An interesting move from Foursquare, and one that the company says it has done because of a desire to support the startup ecosystem. In a blog post, the company explains that it has done away with using the Google Maps API in favor of OpenStreetMaps on Foursquare.com, given a face via MapBox.
“When we initially began looking around for other map providers, we found some incredibly strong alternatives. And while the new Google Maps API pricing was the reason we initially started looking into other solutions, we ultimately ended up switching because, after all our research and testing, OpenStreetMap and MapBox was simply the best fit for us.”
MapBox, according to Foursquare, is “making gorgeous maps with the OpenStreetMap data”. Its MapBox Streets product was just released, so the timing was good too. So now, when you’re looking at maps in Foursquare.com, they’re going to be a bit different:
Design flexibility, continuous updates and an ability to help support the open-source movement are further reasons that Foursquare provides for the change.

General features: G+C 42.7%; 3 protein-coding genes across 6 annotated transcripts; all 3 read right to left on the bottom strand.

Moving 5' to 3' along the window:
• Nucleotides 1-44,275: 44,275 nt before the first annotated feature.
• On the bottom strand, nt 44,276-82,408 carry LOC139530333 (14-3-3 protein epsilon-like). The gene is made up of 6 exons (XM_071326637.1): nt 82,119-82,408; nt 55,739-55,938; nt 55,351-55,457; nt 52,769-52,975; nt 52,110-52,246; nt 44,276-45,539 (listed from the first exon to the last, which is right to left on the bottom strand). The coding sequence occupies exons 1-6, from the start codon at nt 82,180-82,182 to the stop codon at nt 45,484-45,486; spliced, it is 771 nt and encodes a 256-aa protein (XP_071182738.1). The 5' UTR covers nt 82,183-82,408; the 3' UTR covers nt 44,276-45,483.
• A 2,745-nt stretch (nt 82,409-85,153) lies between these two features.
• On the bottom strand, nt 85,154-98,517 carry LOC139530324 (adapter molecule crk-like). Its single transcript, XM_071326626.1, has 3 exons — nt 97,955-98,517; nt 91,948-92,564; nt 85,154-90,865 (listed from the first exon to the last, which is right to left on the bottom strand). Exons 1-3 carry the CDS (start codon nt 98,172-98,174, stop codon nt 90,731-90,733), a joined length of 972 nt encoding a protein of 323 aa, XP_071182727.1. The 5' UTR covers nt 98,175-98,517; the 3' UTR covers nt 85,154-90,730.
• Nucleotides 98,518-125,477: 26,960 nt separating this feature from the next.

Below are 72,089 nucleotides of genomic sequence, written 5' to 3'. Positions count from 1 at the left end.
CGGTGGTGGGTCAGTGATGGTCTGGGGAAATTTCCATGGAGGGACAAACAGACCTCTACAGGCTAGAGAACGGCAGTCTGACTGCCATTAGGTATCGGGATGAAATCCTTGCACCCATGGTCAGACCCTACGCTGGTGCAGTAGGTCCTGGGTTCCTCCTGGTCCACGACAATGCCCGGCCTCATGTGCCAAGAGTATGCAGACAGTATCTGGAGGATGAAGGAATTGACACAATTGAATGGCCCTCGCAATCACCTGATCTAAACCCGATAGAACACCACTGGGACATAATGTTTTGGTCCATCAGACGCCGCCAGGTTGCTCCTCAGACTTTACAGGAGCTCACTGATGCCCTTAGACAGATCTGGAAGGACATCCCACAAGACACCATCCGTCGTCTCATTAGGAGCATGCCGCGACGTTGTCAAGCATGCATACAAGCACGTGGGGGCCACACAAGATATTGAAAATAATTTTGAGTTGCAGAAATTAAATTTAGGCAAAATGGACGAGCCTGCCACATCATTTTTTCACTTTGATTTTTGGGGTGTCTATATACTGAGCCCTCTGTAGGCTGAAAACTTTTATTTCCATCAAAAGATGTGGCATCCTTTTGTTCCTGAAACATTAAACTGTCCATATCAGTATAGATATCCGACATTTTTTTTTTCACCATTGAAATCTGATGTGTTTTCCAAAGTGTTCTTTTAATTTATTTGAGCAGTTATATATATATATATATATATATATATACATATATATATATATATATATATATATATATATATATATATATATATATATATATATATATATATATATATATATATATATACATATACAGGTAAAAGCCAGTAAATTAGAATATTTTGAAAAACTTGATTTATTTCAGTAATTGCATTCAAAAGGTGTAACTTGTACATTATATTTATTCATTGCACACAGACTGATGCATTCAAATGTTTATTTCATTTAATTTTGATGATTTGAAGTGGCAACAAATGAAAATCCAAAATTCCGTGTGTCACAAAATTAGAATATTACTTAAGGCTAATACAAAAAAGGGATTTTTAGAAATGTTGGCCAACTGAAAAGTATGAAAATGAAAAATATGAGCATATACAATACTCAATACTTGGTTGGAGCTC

Unfortunately, for some users, this decision isn’t a good one. As noted by one of the commenters on Foursquare’s blog post, OpenStreetMaps don’t have the breadth of coverage that Google Maps do. But, given the open nature of the project, its assumed (and hoped) that areas will be mapped quickly and accurately to make up for any gaps.
ReadWriteWeb also brings up an interesting point, related to how Foursquare and Google are now competing more directly than ever before:
“When you use Foursquare Explore on the Web to search for places, you’ll be taking eyeballs away from Google. Moreover, Foursquare is now a major patron of open-source software.”
We’ll have to see how the move pans out, but hopefully the amount of negatively-affected users won’t be too high. I have to applaud Foursquare on the initiative, but simply hope that it works out for the best.